Saturday, August 22, 2020

Saturday Night Genealogy Fun: Your Disaster Genealogy Go Bag

The topic for today's Saturday Night Genealogy Fun is one I should think about more often but don't, so it's probably a good thing that Randy Seaver posted about it.

Here is your assignment, if you choose to play along (cue the Mission:  Impossible! music, please!):

1. Thank you for this topic to Jacqi Stevens for her post today on Your Genealogy Go Bag on her blog A Family Tapestry.

2. My daughter Lori evacuated her home in the Santa Cruz Mountains on Tuesday due to a large fire.  Am I, or are you, prepared to react to a local disaster like a fire, earthquake, hurricane, or civil unrest?  

3. That prompted me to worry about "what genealogy/family history items would I take with me if I had 15 minutes to collect them?"

4. Write about it in a blog post on your own blog, in a Facebook post, or as a comment on this blog post.

Am I ready for a local disaster?  Not in the slightest.

I have stuff still scattered around the house from when I moved to Oregon three years ago.  I have far too many boxes that are not yet unpacked.  So I don't actually know where all the unique and important items I would want to grab and put in a go bag are.  But I can try to come up with a list of what I should look for.

• My desktop computer and Mac laptop are older and can be sacrificed.  My PC laptop is only a couple of years old and very portable, so that should go with me.  I do remote back-ups of my files on a regular basis, but I don't think everything is being backed up, so I need to check on that.

• Most of the books and periodicals I own can be replaced.  I do have some very uncommon, if not unique, items that I should have in a location where I could take them quickly.

• Most of my genealogy research is not digitized.  By coincidence, unrelated to any discussion of Randy's post, I was talking with my boyfriend today about beginning a digitization project for all those documents.  It only came up because he would love to see the papers gone, but hey, inspiration can come from all sorts of different situations.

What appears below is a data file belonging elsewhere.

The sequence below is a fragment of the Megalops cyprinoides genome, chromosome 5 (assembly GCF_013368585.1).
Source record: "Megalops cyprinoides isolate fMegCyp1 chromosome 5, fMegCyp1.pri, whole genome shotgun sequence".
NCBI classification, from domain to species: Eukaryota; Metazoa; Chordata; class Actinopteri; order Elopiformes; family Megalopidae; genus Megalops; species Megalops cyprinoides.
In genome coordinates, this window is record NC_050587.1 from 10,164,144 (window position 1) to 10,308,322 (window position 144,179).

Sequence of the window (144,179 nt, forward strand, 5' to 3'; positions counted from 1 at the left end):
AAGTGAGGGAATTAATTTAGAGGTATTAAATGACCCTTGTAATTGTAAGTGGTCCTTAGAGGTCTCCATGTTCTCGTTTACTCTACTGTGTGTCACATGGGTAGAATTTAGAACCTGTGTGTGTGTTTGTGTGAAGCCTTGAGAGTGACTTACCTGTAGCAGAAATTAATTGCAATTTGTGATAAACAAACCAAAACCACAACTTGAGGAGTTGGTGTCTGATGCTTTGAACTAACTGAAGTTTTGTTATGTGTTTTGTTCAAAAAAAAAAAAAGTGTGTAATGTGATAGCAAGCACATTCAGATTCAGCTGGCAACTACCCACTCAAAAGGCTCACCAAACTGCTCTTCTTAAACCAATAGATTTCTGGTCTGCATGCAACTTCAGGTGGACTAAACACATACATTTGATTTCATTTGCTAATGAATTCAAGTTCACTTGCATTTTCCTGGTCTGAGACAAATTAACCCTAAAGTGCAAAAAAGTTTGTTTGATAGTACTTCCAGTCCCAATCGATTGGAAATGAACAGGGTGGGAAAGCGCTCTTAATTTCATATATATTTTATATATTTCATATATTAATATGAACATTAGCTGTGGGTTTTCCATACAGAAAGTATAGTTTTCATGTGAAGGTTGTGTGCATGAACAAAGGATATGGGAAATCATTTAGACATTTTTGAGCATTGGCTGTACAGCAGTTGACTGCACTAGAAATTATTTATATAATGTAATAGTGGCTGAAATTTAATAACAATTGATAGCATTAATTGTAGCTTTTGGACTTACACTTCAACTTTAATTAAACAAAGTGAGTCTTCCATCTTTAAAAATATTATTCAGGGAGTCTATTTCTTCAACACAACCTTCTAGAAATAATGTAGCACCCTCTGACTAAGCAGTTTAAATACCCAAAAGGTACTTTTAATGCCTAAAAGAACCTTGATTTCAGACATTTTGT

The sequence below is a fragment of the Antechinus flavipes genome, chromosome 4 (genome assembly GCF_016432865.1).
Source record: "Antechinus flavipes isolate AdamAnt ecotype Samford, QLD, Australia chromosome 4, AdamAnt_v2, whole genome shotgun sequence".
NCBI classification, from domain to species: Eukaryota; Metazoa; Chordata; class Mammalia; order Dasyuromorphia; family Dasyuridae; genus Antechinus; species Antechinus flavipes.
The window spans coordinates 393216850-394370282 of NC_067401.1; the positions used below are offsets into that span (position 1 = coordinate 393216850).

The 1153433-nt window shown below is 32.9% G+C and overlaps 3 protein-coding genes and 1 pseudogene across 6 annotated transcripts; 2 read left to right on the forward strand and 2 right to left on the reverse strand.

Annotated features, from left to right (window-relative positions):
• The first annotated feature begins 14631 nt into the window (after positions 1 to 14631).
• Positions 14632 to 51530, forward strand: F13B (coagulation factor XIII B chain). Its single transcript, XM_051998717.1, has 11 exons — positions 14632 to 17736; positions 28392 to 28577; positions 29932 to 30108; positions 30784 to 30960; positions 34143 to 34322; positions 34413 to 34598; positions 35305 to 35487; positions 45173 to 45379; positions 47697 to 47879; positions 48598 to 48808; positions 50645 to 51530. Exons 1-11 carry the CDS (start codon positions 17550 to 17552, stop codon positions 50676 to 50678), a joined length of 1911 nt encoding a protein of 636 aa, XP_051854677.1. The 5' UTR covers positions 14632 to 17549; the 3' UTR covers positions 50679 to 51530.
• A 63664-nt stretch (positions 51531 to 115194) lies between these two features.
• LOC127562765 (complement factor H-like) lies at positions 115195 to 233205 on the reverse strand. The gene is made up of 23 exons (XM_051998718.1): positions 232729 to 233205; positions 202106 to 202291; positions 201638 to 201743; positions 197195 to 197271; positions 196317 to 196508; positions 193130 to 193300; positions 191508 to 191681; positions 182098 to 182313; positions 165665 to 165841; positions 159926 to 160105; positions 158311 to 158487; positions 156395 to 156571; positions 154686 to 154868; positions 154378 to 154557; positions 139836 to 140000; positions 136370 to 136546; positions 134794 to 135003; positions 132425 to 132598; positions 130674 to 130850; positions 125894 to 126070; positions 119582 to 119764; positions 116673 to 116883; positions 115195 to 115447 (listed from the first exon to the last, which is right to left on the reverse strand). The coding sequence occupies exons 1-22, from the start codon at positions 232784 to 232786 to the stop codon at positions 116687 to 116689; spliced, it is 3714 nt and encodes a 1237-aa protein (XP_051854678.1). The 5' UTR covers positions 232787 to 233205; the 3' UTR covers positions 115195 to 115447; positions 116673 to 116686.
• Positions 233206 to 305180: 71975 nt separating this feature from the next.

• I do have many original certificates among all that research, however (which I warned him about).  So those should be separated out for quick accessibility.

• Photos, photos, and more photos!  And slides even!  I actually have digitized a good portion of my family photographs, but certainly not all of them, and none of the slides.  In addition, I would not choose to sacrifice many of the original photos if I could avoid it.  Some are unique.  So they need to be prepped for a quick departure also.

• I have only a very small number of items that equate to "family heirlooms", but most aren't easily transportable.  My grandmother's Passover china set is not a grab-and-go kind of thing.  My great-grandmother's silverplate flatwear would be easier to take with me if I kept all the pieces in the case, but I use them regularly.  Hmm, I have to think about how to handle that.

• The one earring I have left that was my great-grandmother's (because someone stole the second, along with a necklace she had made for me) I also count as an heirloom.  I have a few pieces of jewelry that were my mother's and grandmother's that are special.  Those are easy to collect together.

• One collection of items that isn't here but that is important to me to have saved is my father's racing trophies.  They are currently at my stepbrother's in Houston, which is prone to its own natural disasters.  As with my grandmother's china, the trophies are not something easy to grab and go when an emergency occurs.  But they are unique and an important part of my family history.  I'm still trying to figure out a way to curate them.